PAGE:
DEMOCRATIC REPUBLIC OF CONGO: BACKGROUND AND US RELATIONS
On 25 March, the US Congressional Research Service published a briefing about the DRC, its assets and difficulties and the US attitude and policy. Included in the topics discussed are wildlife poaching and trafficking, corruption in the mining sector, Global Magnitsky sanctions on Dan Gertler, an Israeli businessman, and China’s role in DRC’s mining sector and strategic competition.
NORTH KOREA TESTS A BANNED MISSILE — AND GLAMORISES NUCLEAR WEAPONS
An article in the Bulletin of the Atomic Scientists on 24 March reported that North Korea launched what is presumed to be a banned intercontinental ballistic missile (ICBM) toward the East Sea. It also reported that North Korea’s state TV released a Hollywood-esque video featuring Kim Jong Un in dark sunglasses and a leather jacket, flanked by generals, in a slow-motion walk accompanied by heart-pounding music while the colossal weapon rolls out behind him.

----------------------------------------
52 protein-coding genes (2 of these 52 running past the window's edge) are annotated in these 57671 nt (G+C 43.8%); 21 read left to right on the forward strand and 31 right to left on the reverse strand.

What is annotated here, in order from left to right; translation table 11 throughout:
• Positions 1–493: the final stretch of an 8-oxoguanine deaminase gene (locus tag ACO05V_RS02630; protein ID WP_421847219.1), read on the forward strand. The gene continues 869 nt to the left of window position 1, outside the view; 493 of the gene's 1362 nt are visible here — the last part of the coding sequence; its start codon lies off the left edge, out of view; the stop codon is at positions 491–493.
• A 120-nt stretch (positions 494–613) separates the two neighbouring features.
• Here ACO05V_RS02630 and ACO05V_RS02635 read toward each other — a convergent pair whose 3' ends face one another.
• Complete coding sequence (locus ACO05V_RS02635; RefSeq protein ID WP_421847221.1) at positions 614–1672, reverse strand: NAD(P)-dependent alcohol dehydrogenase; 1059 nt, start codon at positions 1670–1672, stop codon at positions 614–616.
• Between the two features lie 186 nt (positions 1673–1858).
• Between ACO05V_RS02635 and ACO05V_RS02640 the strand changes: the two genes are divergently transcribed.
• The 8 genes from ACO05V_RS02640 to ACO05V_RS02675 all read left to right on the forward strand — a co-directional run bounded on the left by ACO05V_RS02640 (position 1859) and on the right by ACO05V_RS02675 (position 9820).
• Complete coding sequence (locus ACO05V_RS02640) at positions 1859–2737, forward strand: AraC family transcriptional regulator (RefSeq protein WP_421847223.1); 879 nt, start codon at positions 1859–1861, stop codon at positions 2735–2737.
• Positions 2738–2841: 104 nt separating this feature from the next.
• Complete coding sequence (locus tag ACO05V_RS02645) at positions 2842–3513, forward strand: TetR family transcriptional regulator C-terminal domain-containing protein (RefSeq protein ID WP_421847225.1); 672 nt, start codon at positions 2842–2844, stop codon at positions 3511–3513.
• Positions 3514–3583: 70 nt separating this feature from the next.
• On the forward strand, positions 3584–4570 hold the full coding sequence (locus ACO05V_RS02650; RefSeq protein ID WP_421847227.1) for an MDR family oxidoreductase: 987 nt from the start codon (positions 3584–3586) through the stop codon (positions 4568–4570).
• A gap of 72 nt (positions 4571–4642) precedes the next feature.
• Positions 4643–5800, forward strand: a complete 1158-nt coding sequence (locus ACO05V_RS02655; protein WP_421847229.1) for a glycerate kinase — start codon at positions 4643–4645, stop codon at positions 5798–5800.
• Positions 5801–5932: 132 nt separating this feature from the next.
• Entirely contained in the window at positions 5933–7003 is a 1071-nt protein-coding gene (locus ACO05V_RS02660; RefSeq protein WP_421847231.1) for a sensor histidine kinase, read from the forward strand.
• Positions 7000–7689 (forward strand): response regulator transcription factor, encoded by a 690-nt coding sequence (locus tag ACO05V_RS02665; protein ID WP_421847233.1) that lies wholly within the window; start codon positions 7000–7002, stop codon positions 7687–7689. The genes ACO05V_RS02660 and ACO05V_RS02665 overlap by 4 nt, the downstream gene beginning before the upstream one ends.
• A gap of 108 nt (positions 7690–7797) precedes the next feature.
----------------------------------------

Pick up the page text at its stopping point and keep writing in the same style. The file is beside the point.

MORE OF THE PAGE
UN AUTHORISATION TO FIGHT PIRACY IN SOMALI WATERS ENDS
On 24 March, Homeland Security Today reported that the UN Security Council quietly let a deadline pass for it to renew UN authorisation to fight piracy in waters off lawless Somalia. On 3 March, it did nothing to renew the authorisation and made no public announcement about the deadline passing. Now that the UN authorisation has expired, those ships and planes can still ward off and chase pirates but only in international air space and waters, not those of Somalia.
COMPANIES FEAR PAYING RENT ON MOSCOW OFFICES